Over the last 20 years I have explored Nog, Flats, and Quake as stand-alone reading experiences. But with the reissue of the three novels in chronological order it is impossible not to notice that the trio of works (written back to back and challenging the norms by which stories are frequently put on paper) are more than vaguely interconnected; a close reading of all three books reveals that the unreliable narrator of the tercet just might be the same person, bouncing like a human pinball from one corner of the North American continent to the next before coming to a full tilt rest at the Tropicana Motel in L.A. moments before the earth rips open and all manner of hell breaks loose.
(As an important aside, it should be mentioned that several literary critics have insinuated that all three novels are semi-autobiographical efforts taken from the author’s own wanderings both at home and abroad in his youth, an accusation that Wurlitzer has neither denied nor confirmed in my many conversations with him over the last 18 months; the nearest he came to asserting truth to allegation was when he bristled at my overstated reference to recreational drug use in my original PopMatters review of Nog, protesting irritably that he “wasn’t doing a lot of drugs back in those days.”
(“Rudy Wurlitzer, Bob Dylan, Bloody Sam, and the Jornado del Muerto”)
[Wurlitzer has every reason to be sensitive about the topic, however, as Jeremy Hatch points out in his insightful and useful review of Nog for The Quarterly Conversation (Jeremy Hatch, 7 December 2009), writing that the critical neglect of the novel over the years since its initial publication is “perhaps as simple as the fact that many contemporary reviewers pegged the novel as a record of a drug trip—based on no evidence other than sales copy—and that the most superficial reading of the book would likely focus on the vaguely hippie-like characters and their pastimes of popping pills and having casual sex.”]
Nog, Flats, and Quake are novels rich in invention and introduce the recurring narrative and stylistic tendencies in Wurlitzer’s canon: the myths of unspoiled frontiers and the freedom of the open road, lives played out on the margins of society (“the politics of displacement”, as Wurlitzer calls it), the dissolution of ego and the illusion of self, attachment and detachment, wrestling matches with the ghosts of Samuel Beckett and Louis L’Amour, and the author’s stubborn but refreshing resistance to “narrative authority” and “the false deliverance and redemption… of recreational enjoyments and dramas” (Wurlitzer, “This Long Century”, 2009).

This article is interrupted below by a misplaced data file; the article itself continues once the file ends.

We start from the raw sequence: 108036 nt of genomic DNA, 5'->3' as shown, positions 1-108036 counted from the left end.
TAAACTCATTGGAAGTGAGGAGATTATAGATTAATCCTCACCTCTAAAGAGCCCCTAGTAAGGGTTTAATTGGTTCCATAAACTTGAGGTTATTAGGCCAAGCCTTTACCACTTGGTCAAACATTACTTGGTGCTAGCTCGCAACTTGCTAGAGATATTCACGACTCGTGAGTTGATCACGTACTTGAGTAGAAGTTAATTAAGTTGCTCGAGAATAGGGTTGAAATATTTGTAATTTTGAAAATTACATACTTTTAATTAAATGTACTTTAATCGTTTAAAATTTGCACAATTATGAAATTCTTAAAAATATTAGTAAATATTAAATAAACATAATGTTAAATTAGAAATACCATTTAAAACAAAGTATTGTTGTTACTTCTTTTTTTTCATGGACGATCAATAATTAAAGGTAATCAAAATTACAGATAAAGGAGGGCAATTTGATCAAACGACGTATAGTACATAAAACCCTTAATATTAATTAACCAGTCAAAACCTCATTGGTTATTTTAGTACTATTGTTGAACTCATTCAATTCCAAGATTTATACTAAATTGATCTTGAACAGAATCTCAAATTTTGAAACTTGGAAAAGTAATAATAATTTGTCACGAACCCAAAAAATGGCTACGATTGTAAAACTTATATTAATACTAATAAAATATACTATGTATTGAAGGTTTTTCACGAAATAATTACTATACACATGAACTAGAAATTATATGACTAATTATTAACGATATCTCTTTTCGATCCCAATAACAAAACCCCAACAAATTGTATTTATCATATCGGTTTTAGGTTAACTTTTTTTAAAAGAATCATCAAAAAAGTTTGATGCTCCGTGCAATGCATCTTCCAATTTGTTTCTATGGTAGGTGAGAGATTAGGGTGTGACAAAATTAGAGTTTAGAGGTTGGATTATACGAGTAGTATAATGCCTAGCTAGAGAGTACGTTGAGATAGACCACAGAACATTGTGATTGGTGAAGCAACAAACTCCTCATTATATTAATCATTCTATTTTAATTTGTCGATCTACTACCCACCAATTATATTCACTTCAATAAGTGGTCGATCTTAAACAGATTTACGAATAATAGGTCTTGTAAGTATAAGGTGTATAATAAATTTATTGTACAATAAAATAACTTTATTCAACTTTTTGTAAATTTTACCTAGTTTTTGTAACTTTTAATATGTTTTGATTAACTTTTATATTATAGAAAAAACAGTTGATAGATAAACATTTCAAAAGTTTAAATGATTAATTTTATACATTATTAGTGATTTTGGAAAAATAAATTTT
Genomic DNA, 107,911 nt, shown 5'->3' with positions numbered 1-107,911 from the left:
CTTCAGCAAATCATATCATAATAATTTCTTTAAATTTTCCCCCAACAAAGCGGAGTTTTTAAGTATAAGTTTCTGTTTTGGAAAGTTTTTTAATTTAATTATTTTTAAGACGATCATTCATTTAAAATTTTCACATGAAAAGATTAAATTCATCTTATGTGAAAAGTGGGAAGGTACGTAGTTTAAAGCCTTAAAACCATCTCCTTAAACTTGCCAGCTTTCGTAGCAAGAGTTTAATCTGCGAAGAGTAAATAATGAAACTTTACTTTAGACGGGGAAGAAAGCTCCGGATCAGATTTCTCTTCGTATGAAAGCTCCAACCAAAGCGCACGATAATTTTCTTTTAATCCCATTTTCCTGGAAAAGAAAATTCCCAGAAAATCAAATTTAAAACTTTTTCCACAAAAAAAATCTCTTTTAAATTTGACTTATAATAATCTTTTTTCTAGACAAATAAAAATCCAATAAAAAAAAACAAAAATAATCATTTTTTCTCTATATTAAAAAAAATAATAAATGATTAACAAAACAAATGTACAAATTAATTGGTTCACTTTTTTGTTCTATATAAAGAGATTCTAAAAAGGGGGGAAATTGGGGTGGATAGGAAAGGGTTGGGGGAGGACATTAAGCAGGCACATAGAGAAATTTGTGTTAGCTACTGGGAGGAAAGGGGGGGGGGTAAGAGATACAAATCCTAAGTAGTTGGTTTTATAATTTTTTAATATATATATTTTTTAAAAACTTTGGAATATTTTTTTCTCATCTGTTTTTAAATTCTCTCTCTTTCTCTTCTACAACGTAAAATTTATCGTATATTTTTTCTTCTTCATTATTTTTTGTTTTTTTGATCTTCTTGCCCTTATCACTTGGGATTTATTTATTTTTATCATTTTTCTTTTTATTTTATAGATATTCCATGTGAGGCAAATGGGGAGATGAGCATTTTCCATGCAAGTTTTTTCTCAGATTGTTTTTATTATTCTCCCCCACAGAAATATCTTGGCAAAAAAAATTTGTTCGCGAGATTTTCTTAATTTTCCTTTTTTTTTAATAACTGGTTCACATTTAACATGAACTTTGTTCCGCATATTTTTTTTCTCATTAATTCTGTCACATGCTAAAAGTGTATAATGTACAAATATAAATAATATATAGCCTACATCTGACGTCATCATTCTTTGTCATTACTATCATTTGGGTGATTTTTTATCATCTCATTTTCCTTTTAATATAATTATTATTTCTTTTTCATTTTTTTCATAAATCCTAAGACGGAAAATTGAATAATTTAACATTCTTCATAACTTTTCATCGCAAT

Let’s examine Wurlitzer’s connection with iconic western novelist Louis L’Amour a little closer, conscripting the author’s own words from a 1970 essay titled “Riding Through”:
Somewhere in the early seventies I wrote a piece for an obscure literary magazine. The title was: The First Two Pages of Louis L’Amour. I was enamored with Louis L’Amour’s first two pages, which were almost always about a man riding through the vast phenomena of open Western space. A rider, riding, without intention, into emptiness, with no beginning, no end or assigned direction. Off the map. East equal to West or South or North, the rising sun usually behind, the setting sun in front, leaving civilization behind, riding always within the mysterious rhythms of unannounced form and emptiness. The open range, silent and spacious, the rider never having a particular name or identity or defined boundaries, inside or outside. So it was just riding, always riding. But then, inevitably, after these introductions, Louis L’Amour, needing to hook the reader, would set the trap of ‘self’, the rider finding himself inside the entertaining and seductive prisons of plot, character and story, to what James Bugental calls the ‘self-and-world construct system.’ And so inevitably the reader would be squeezed and manipulated into a grid of good and evil Judeo-Christian myths that so mark the Legends of the Old West.
The origins of Wurlitzer’s “Riding Through” essay are muddy and unclear – thousands of small indie press publications flourished in the ‘70s in America, actively seeking out musings and scribblings from underground writers like Charles Bukowski, Gregory Corso, and Michael McClure – but the mandate is loud and clear: The tradition of linear narrative is a decaying, irrelevant corpse whose habitual use and overuse results in stagnation instead of illumination. Or, as Thomas Pynchon wrote in his oft-repeated praise for Nog: “The novel of bullshit is dead.”
"Osmon lights the oil lamps on the process of Molina’s creative wonder, from toddling on the shores of Lake Erie to the indie folk pedestal he so deservedly sits upon today.READ the article